If a bean is a Spring
singleton, then each time you ask for it, Spring is going to give you the same one. Because of this, Spring must always keep a handle on this bean, and it is therefore going to be available to Spring to be destroyed at
ApplicationContext shutdown time.
If a bean is not a Spring
singleton, then each time you ask for a bean, you get a new instance of it (with the same configuration). Since Spring has no need to hold on to these beans, they don't keep a handle on them, and without a handle on them, how can they call methods to destroy them at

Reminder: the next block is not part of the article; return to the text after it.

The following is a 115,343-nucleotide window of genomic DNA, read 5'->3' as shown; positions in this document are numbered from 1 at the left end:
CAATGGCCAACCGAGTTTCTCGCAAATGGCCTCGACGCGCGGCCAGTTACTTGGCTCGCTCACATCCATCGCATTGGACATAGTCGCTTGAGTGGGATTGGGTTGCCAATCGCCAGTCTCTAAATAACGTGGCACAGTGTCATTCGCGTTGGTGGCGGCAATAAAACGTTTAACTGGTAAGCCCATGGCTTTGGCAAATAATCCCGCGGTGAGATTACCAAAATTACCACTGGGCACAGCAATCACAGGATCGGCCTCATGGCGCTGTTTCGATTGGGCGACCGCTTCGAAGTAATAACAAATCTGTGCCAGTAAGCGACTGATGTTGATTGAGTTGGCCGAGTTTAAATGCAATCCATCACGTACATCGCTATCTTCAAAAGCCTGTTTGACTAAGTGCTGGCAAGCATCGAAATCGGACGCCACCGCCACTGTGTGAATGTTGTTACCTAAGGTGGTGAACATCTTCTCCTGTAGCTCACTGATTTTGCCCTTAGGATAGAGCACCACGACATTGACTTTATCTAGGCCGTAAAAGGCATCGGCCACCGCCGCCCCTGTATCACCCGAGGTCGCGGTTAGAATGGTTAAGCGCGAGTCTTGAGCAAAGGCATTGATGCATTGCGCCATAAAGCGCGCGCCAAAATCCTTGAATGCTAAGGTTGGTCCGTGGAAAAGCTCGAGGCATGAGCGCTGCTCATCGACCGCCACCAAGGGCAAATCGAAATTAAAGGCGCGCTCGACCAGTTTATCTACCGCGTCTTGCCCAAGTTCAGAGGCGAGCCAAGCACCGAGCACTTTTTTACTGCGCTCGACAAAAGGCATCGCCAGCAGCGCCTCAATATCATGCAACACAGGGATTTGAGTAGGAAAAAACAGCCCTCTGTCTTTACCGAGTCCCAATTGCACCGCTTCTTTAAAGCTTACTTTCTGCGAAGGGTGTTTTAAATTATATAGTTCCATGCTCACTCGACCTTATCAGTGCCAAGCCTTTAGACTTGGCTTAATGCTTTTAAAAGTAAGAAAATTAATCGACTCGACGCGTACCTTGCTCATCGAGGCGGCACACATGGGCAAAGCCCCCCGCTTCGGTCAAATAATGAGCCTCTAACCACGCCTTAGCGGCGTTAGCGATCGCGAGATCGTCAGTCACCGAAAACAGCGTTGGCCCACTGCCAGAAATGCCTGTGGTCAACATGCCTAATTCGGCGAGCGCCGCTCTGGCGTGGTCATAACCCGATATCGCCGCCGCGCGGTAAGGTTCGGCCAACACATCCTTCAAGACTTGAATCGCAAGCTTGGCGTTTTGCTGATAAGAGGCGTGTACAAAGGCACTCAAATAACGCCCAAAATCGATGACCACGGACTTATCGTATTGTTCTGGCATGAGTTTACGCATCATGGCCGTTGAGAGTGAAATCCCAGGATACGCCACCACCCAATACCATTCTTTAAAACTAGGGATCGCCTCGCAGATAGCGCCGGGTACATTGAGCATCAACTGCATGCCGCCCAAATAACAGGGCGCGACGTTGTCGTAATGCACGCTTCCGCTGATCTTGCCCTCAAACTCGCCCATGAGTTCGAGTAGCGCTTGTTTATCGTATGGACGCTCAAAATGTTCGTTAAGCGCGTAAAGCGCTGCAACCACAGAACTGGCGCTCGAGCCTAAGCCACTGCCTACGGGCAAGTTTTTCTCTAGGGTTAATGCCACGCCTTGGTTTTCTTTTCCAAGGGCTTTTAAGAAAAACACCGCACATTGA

ApplicationContext shutdown time? They can't.
Now, you may be asking, why doesn't Spring keep a list of the beans that have been created from a non-singleton scope? Well, one issue would be memory. If this is a long living app, with lots of requests creating many
prototype scoped beans, then we could see Spring keeping track of a lot of objects, and that could eat up valuable memory.
There are certainly other potential issues, likely too many to list here, so I will leave it at that.